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by Junichiro Koizumi

From a conversation between Japanese Prime Minister Junichiro
Koizumi and Alvin Toffler in the current issue of Churo Koron, the monthly Japanese intellectual journal.

TOKYO -- If our neighbors, Korea and China, look at the Japanese defense budget, they can see it is still very restrained to within 1 percent of GNP. And we steadfastly maintain our non-nuclear commitments. Japan believes the United States is our most important and indispensable bilateral relationship. Despite the fact that we once were enemies, deep down in our hearts, Japanese have a very strong sense of trust vis-a-vis the Americans. We don't feel they have any territorial ambitions.

Rather than letting Japan work on its self-defense all by itself, it is
better to have a U.S. presence and the Japan-U.S bilateral treaty so that it would give a greater sense of reassurance to the neighboring countries .... That is how I see it, too.

About Article 9 of the Japanese constitution: Depending on how you read it, the present self-defense forces may be constitutional or unconstitutional. And I don't think that is the way things should be.

As an independent sovereign country, we have to have self-defense capabilities. In case there is an incursion into our territories, we have to repel such attacks. And I believe it is the military that embodies that spirit, that attitude of ours. Even by going to the length of fighting militarily, we must be able to defend the safety and everyday life of the people.

And if the military embodies that sort of spirit, then I believe the
self-defense forces should be seen as a military. It should be taken for granted that any independent country should maintain a minimum level of self-defense capability. So, my view is that the constitution should be very clear in that respect, very easy to understand for anybody.

Article 9 does actually give up fighting forces. So there was a rather strong argument, in Japan as well abroad, that the self-defense forces themselves were unconstitutional. Yet, as I have said ... there can be nothing unconstitutional about self-defense. An amendment to the Japanese constitution ought to make that point clear.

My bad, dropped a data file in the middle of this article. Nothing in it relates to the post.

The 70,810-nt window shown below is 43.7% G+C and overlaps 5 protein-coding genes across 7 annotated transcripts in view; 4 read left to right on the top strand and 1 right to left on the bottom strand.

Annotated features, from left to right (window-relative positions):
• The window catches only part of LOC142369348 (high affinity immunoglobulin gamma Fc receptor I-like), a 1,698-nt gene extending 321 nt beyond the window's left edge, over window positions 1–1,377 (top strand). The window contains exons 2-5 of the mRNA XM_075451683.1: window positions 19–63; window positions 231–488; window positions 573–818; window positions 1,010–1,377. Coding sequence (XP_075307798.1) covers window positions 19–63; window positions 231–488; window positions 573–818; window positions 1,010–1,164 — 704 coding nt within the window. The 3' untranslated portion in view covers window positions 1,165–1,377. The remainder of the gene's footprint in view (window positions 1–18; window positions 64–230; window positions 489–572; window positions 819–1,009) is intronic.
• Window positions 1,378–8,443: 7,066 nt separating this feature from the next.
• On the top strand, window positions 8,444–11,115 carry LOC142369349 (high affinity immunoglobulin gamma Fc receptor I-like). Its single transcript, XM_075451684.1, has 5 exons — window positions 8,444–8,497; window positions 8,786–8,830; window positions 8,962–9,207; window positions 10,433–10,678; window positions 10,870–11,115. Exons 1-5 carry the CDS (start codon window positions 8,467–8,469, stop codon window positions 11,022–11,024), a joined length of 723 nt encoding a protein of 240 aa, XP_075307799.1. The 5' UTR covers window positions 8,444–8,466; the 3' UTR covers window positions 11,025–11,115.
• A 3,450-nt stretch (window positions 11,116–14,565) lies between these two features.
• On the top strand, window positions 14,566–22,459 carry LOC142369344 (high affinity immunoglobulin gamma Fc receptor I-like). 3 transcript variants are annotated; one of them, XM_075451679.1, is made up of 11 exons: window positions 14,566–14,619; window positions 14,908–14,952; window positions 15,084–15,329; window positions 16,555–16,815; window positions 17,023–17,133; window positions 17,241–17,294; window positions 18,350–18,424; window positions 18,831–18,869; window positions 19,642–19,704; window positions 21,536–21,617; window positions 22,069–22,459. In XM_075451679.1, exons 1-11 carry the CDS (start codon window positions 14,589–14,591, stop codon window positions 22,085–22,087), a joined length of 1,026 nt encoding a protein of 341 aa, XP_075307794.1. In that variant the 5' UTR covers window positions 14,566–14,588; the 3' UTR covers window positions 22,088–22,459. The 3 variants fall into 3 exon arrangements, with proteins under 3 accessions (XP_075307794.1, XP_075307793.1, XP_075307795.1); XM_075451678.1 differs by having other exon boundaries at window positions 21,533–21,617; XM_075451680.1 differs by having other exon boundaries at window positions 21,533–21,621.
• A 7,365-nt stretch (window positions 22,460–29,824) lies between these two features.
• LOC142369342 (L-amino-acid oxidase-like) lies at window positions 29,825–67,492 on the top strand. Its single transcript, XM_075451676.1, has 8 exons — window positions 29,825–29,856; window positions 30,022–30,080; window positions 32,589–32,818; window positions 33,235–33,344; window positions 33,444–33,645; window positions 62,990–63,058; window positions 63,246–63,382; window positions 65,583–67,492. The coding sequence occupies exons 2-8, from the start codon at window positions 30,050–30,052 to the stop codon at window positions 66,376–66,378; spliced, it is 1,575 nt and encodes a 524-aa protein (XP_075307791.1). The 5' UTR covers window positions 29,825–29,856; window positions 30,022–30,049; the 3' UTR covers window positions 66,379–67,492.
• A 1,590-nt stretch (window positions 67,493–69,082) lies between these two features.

Having said this, we also have to make clear that Japan will not resort to force in order to resolve international disputes. That stipulation is important. For example, there are many countries that support Japan's becoming a member of the U.N. Security Council. In fact, Japan's contributions to the United Nations are the largest in the world alongside the United States. So there is good reason for Japan to play this international role.

At the same time, though, we shouldn't let people think that we can do exactly the same things as the other five permanent members. If Japan wants to become a member of the Security Council, we should raise our hand in a way that will not mislead the Japanese or others. We have to make it explicit that Japan must abide by Article 9 of its constitution in any international role that it plays.

I say this because the five permanent members of the Security Council take it for granted that the use of force is often the way to resolve international conflicts, that resorting to threats of use of force or use of force can be tolerated as a means of resolving international conflicts in certain cases.

Japan is different. Should there be an international dispute, Japan
could not support the threat of or use of force if it were a member of the Security Council. Japan can only make its contributions non-military areas.

It is with that clear understanding that I believe Japan should raise its hand and say it wants to become a member of the Security Council.

(c) 2001, Global Viewpoint. Distributed by Los Angeles Times Syndicate
International, a division of Tribune Media Services.
For immediate release (Distributed 9/4/01)